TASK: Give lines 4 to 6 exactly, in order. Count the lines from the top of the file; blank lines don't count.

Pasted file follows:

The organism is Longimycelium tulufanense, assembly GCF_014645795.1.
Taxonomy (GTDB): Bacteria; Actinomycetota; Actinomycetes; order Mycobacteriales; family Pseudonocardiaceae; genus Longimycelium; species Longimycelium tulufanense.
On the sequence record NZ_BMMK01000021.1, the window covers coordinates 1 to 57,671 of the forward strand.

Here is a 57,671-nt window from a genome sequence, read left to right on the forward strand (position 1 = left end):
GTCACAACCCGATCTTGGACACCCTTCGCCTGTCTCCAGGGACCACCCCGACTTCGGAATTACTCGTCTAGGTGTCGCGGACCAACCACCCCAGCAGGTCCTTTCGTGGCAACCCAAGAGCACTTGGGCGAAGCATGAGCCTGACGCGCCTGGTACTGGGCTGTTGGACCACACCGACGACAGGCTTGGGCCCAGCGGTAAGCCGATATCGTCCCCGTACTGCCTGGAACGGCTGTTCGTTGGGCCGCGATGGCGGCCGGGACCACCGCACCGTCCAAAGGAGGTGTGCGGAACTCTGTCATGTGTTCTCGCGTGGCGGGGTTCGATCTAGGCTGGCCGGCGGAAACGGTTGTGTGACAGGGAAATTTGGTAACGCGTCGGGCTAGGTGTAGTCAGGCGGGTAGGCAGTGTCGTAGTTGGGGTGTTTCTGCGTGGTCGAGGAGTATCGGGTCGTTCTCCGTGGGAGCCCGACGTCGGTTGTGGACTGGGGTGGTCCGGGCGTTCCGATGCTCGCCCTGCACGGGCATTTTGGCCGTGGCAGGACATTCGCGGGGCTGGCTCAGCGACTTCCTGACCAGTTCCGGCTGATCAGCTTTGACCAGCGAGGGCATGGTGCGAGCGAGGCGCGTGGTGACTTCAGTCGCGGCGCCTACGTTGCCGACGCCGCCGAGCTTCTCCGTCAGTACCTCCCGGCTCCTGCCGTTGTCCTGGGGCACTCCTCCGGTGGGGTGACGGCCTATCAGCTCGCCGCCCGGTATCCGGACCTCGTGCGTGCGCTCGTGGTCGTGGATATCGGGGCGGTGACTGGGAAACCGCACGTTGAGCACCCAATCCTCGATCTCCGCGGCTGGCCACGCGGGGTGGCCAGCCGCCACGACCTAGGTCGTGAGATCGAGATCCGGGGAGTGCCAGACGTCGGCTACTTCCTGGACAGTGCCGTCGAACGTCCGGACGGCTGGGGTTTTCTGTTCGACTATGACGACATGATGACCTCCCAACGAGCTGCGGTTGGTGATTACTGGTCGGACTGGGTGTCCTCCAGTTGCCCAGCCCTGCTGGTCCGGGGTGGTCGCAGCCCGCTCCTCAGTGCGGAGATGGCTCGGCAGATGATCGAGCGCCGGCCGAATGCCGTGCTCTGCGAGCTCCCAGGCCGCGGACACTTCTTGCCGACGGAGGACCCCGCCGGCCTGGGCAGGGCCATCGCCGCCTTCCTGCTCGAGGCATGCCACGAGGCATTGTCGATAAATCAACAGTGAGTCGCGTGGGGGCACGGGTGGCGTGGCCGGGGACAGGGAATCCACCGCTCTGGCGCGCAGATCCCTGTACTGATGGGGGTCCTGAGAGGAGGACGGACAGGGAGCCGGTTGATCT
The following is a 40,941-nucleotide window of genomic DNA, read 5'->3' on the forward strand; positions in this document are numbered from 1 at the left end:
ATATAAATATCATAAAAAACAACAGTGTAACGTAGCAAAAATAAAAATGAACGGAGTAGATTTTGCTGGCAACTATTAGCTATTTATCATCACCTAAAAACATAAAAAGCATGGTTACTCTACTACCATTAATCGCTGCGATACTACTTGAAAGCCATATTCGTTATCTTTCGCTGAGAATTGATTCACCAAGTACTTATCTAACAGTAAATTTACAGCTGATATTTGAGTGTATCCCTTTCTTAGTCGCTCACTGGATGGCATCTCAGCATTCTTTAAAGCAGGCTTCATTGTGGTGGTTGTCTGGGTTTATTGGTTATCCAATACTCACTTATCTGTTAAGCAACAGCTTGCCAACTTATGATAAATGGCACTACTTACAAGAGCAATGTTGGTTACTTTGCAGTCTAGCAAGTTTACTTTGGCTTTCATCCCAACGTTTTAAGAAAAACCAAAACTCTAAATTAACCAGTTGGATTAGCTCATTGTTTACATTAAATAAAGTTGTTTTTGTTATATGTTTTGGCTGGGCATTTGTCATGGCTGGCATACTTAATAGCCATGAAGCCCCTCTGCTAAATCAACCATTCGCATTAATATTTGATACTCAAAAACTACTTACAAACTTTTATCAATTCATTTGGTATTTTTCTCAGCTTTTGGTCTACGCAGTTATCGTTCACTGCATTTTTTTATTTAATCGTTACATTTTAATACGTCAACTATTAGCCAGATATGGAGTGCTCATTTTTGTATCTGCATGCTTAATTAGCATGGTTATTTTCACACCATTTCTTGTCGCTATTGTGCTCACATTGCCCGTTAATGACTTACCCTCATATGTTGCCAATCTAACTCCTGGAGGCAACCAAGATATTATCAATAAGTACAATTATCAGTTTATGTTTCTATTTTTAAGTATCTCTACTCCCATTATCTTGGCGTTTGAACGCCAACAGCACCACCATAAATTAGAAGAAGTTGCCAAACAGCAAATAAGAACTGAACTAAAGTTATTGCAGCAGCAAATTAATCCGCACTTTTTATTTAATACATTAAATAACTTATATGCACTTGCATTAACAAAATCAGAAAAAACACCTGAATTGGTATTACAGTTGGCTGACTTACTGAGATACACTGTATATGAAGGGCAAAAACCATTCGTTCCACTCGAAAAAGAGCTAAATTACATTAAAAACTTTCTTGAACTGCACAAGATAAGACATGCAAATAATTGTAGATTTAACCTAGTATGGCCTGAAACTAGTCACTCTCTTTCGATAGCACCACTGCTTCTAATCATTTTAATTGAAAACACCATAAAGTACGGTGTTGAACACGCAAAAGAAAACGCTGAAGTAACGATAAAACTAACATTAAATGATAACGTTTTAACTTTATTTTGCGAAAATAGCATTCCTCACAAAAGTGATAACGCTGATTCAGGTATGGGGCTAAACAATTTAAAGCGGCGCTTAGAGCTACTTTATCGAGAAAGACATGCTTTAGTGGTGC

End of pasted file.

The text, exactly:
Here is a 57,671-nt window from a genome sequence, read left to right on the forward strand (position 1 = left end):
GTCACAACCCGATCTTGGACACCCTTCGCCTGTCTCCAGGGACCACCCCGACTTCGGAATTACTCGTCTAGGTGTCGCGGACCAACCACCCCAGCAGGTCCTTTCGTGGCAACCCAAGAGCACTTGGGCGAAGCATGAGCCTGACGCGCCTGGTACTGGGCTGTTGGACCACACCGACGACAGGCTTGGGCCCAGCGGTAAGCCGATATCGTCCCCGTACTGCCTGGAACGGCTGTTCGTTGGGCCGCGATGGCGGCCGGGACCACCGCACCGTCCAAAGGAGGTGTGCGGAACTCTGTCATGTGTTCTCGCGTGGCGGGGTTCGATCTAGGCTGGCCGGCGGAAACGGTTGTGTGACAGGGAAATTTGGTAACGCGTCGGGCTAGGTGTAGTCAGGCGGGTAGGCAGTGTCGTAGTTGGGGTGTTTCTGCGTGGTCGAGGAGTATCGGGTCGTTCTCCGTGGGAGCCCGACGTCGGTTGTGGACTGGGGTGGTCCGGGCGTTCCGATGCTCGCCCTGCACGGGCATTTTGGCCGTGGCAGGACATTCGCGGGGCTGGCTCAGCGACTTCCTGACCAGTTCCGGCTGATCAGCTTTGACCAGCGAGGGCATGGTGCGAGCGAGGCGCGTGGTGACTTCAGTCGCGGCGCCTACGTTGCCGACGCCGCCGAGCTTCTCCGTCAGTACCTCCCGGCTCCTGCCGTTGTCCTGGGGCACTCCTCCGGTGGGGTGACGGCCTATCAGCTCGCCGCCCGGTATCCGGACCTCGTGCGTGCGCTCGTGGTCGTGGATATCGGGGCGGTGACTGGGAAACCGCACGTTGAGCACCCAATCCTCGATCTCCGCGGCTGGCCACGCGGGGTGGCCAGCCGCCACGACCTAGGTCGTGAGATCGAGATCCGGGGAGTGCCAGACGTCGGCTACTTCCTGGACAGTGCCGTCGAACGTCCGGACGGCTGGGGTTTTCTGTTCGACTATGACGACATGATGACCTCCCAACGAGCTGCGGTTGGTGATTACTGGTCGGACTGGGTGTCCTCCAGTTGCCCAGCCCTGCTGGTCCGGGGTGGTCGCAGCCCGCTCCTCAGTGCGGAGATGGCTCGGCAGATGATCGAGCGCCGGCCGAATGCCGTGCTCTGCGAGCTCCCAGGCCGCGGACACTTCTTGCCGACGGAGGACCCCGCCGGCCTGGGCAGGGCCATCGCCGCCTTCCTGCTCGAGGCATGCCACGAGGCATTGTCGATAAATCAACAGTGAGTCGCGTGGGGGCACGGGTGGCGTGGCCGGGGACAGGGAATCCACCGCTCTGGCGCGCAGATCCCTGTACTGATGGGGGTCCTGAGAGGAGGACGGACAGGGAGCCGGTTGATCT
The following is a 40,941-nucleotide window of genomic DNA, read 5'->3' on the forward strand; positions in this document are numbered from 1 at the left end: